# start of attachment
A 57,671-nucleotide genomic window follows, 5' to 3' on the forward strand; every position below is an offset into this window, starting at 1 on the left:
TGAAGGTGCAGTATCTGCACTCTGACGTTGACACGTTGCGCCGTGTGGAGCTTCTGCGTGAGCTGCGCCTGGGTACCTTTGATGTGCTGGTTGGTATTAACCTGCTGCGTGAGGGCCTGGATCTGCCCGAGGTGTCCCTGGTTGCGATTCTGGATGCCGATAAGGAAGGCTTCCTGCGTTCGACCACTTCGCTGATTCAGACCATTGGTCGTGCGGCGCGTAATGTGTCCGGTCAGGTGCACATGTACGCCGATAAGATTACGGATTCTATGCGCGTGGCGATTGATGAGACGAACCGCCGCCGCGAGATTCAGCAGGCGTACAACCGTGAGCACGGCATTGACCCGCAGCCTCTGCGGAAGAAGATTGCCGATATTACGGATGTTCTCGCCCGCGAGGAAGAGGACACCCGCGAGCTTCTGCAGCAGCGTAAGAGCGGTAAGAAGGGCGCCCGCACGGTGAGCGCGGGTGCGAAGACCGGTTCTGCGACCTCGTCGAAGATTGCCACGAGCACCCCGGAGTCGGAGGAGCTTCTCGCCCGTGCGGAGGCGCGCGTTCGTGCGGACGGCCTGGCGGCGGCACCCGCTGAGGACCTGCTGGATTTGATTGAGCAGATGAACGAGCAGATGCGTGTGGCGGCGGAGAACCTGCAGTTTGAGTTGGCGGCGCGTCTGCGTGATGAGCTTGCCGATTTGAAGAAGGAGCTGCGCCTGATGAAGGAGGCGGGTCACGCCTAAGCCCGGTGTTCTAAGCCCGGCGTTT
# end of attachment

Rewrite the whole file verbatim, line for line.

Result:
A 57,671-nucleotide genomic window follows, 5' to 3' on the forward strand; every position below is an offset into this window, starting at 1 on the left:
TGAAGGTGCAGTATCTGCACTCTGACGTTGACACGTTGCGCCGTGTGGAGCTTCTGCGTGAGCTGCGCCTGGGTACCTTTGATGTGCTGGTTGGTATTAACCTGCTGCGTGAGGGCCTGGATCTGCCCGAGGTGTCCCTGGTTGCGATTCTGGATGCCGATAAGGAAGGCTTCCTGCGTTCGACCACTTCGCTGATTCAGACCATTGGTCGTGCGGCGCGTAATGTGTCCGGTCAGGTGCACATGTACGCCGATAAGATTACGGATTCTATGCGCGTGGCGATTGATGAGACGAACCGCCGCCGCGAGATTCAGCAGGCGTACAACCGTGAGCACGGCATTGACCCGCAGCCTCTGCGGAAGAAGATTGCCGATATTACGGATGTTCTCGCCCGCGAGGAAGAGGACACCCGCGAGCTTCTGCAGCAGCGTAAGAGCGGTAAGAAGGGCGCCCGCACGGTGAGCGCGGGTGCGAAGACCGGTTCTGCGACCTCGTCGAAGATTGCCACGAGCACCCCGGAGTCGGAGGAGCTTCTCGCCCGTGCGGAGGCGCGCGTTCGTGCGGACGGCCTGGCGGCGGCACCCGCTGAGGACCTGCTGGATTTGATTGAGCAGATGAACGAGCAGATGCGTGTGGCGGCGGAGAACCTGCAGTTTGAGTTGGCGGCGCGTCTGCGTGATGAGCTTGCCGATTTGAAGAAGGAGCTGCGCCTGATGAAGGAGGCGGGTCACGCCTAAGCCCGGTGTTCTAAGCCCGGCGTTT